By Interpreter magazine
Churches and religious organizations qualify for exemption from federal income tax, and are generally eligible to receive tax-deductible contributions.
However, there are ways churches may jeopardize or even lose this status, and one is a concern each election season.
According to the IRS Tax Guide for Churches and Religious Organizations, churches must not “participate in, or intervene in, any political campaign on behalf of (or in opposition to) any candidate for public office.”
But there are more “dos” than “don’ts” regarding churches’ political activity.
• Discuss issues, provided the discussion does not exhibit preferences for or against specific candidates.
• Distribute voter-education materials and sponsor “get out the vote” campaigns.
• Host a candidate if all other candidates are invited.
• Serve as a polling place.
• Invite a candidate in a non-official capacity, such as a ground breaking ceremony, provided the person is not introduced as a candidate, no mention is made of his or her candidacy and the event is not promoted as an appearance by “Candidate X.”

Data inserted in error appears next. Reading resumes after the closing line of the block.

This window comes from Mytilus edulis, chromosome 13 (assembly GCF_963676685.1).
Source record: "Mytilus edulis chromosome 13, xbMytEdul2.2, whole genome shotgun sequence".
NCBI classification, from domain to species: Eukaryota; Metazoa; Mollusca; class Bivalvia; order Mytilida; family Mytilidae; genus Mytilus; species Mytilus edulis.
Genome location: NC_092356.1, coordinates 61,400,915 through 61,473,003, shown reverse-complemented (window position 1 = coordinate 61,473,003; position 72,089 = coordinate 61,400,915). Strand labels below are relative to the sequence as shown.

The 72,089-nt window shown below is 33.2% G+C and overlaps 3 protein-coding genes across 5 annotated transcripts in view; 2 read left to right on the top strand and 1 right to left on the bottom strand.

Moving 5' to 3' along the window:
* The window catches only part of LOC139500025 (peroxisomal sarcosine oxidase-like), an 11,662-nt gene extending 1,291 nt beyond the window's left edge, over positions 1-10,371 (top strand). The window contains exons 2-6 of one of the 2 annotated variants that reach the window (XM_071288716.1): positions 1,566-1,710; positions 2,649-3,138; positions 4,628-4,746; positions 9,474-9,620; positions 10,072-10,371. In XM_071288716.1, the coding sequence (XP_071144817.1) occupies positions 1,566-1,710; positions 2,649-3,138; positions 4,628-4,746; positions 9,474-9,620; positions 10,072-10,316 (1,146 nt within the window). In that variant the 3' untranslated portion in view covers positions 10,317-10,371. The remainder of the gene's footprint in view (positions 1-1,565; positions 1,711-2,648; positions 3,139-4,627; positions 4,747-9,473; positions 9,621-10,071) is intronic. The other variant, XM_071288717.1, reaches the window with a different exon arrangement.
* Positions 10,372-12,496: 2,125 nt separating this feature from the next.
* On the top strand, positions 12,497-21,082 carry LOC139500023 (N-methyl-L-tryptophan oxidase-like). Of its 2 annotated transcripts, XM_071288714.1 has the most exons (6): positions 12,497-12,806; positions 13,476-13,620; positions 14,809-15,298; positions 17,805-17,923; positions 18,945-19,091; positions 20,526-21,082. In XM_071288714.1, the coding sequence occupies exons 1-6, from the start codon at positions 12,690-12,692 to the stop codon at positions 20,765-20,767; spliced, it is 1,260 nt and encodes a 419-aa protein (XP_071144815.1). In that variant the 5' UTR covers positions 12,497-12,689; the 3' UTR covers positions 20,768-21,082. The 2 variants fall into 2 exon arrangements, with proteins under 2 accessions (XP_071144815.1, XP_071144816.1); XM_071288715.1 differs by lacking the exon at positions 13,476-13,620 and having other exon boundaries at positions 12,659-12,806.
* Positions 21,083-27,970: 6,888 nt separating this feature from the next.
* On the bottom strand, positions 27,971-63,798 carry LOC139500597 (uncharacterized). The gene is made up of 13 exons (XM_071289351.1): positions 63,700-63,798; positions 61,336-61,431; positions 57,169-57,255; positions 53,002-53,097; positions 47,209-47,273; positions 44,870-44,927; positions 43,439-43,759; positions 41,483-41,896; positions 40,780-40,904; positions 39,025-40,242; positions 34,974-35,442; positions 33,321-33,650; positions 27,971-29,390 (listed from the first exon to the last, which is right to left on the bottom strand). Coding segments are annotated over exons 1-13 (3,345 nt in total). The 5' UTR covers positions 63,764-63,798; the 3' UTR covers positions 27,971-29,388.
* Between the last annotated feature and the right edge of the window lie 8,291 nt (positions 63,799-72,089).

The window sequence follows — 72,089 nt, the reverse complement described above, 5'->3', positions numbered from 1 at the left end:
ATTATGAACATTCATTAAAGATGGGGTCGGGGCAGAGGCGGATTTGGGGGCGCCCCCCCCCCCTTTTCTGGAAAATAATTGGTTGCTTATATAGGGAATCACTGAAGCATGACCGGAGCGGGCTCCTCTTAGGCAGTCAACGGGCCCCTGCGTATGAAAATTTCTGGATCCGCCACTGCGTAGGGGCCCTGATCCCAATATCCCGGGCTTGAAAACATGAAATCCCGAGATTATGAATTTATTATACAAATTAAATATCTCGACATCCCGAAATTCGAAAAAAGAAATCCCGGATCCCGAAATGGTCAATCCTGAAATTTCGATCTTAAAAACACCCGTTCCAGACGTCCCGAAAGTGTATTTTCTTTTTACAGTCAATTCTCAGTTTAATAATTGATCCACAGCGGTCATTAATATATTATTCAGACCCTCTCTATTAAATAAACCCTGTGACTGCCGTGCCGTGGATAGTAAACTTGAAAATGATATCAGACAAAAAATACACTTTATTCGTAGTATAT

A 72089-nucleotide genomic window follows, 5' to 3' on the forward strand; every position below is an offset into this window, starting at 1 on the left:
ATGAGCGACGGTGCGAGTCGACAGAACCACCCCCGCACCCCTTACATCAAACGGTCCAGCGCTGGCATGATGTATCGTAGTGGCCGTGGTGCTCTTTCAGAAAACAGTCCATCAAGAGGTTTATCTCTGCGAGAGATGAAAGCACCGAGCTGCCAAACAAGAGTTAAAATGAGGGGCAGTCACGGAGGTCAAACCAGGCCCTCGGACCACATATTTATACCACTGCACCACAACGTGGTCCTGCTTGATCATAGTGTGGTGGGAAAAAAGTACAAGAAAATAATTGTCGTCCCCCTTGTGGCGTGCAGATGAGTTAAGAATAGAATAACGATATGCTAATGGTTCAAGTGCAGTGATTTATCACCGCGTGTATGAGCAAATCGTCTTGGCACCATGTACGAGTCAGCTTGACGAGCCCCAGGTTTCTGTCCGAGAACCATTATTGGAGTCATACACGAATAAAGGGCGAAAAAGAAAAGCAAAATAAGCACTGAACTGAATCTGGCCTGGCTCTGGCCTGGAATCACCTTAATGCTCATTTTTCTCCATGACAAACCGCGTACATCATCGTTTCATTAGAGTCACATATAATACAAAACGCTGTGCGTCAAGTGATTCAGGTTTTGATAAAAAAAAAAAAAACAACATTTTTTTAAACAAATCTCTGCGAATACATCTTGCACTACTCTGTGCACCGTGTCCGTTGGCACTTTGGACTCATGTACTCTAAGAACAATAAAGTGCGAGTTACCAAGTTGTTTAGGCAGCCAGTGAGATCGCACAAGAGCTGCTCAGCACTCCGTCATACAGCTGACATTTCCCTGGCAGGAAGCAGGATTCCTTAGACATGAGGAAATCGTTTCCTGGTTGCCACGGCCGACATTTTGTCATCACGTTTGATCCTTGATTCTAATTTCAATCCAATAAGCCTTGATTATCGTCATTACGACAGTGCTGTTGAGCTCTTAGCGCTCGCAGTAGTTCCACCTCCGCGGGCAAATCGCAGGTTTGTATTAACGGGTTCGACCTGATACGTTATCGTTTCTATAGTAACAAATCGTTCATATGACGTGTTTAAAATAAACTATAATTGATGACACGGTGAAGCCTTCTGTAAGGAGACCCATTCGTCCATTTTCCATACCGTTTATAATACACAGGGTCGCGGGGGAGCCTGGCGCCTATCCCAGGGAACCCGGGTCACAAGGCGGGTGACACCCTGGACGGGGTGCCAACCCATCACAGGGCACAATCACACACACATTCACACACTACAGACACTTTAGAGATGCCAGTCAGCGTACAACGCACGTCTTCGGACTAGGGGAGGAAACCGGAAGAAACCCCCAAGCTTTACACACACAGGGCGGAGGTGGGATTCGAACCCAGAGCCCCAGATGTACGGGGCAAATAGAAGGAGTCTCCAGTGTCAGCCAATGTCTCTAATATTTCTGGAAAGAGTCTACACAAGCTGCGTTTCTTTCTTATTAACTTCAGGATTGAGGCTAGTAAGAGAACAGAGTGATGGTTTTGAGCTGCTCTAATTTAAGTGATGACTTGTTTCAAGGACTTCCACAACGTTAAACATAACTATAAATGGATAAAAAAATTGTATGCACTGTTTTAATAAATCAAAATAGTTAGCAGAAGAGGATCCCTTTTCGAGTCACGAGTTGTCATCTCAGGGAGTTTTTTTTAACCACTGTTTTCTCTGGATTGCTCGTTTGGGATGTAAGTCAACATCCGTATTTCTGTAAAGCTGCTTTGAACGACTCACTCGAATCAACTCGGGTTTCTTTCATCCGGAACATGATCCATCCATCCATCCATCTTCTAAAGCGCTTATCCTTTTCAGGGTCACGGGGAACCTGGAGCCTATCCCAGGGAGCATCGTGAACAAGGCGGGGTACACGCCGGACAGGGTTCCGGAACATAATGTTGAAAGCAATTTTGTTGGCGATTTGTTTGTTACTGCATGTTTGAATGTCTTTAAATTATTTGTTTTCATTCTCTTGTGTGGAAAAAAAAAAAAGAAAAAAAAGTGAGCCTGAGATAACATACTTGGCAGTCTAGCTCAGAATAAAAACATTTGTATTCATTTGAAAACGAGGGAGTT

• Lobby for certain issues, provided the time spent in this endeavor is “insubstantial” compared to other church activities.
• Rent out their property to candidates or political parties provided the space is not provided for free or for a discount not offered to anyone else.
• Openly take sides in an issue, specifically espousing or denouncing the views of any particular candidate.
• Distribute materials biased toward or against a particular candidate, or distribute materials provided by a candidate or political party.
• Raise money for a candidate or political party.
• Clergy members may take sides for or against a candidate or issue provided they are doing so in an individual capacity, not as a church representative.
They may not use the pulpit, church publications or any other forum related to the church to declare their individual preferences.
On the Web
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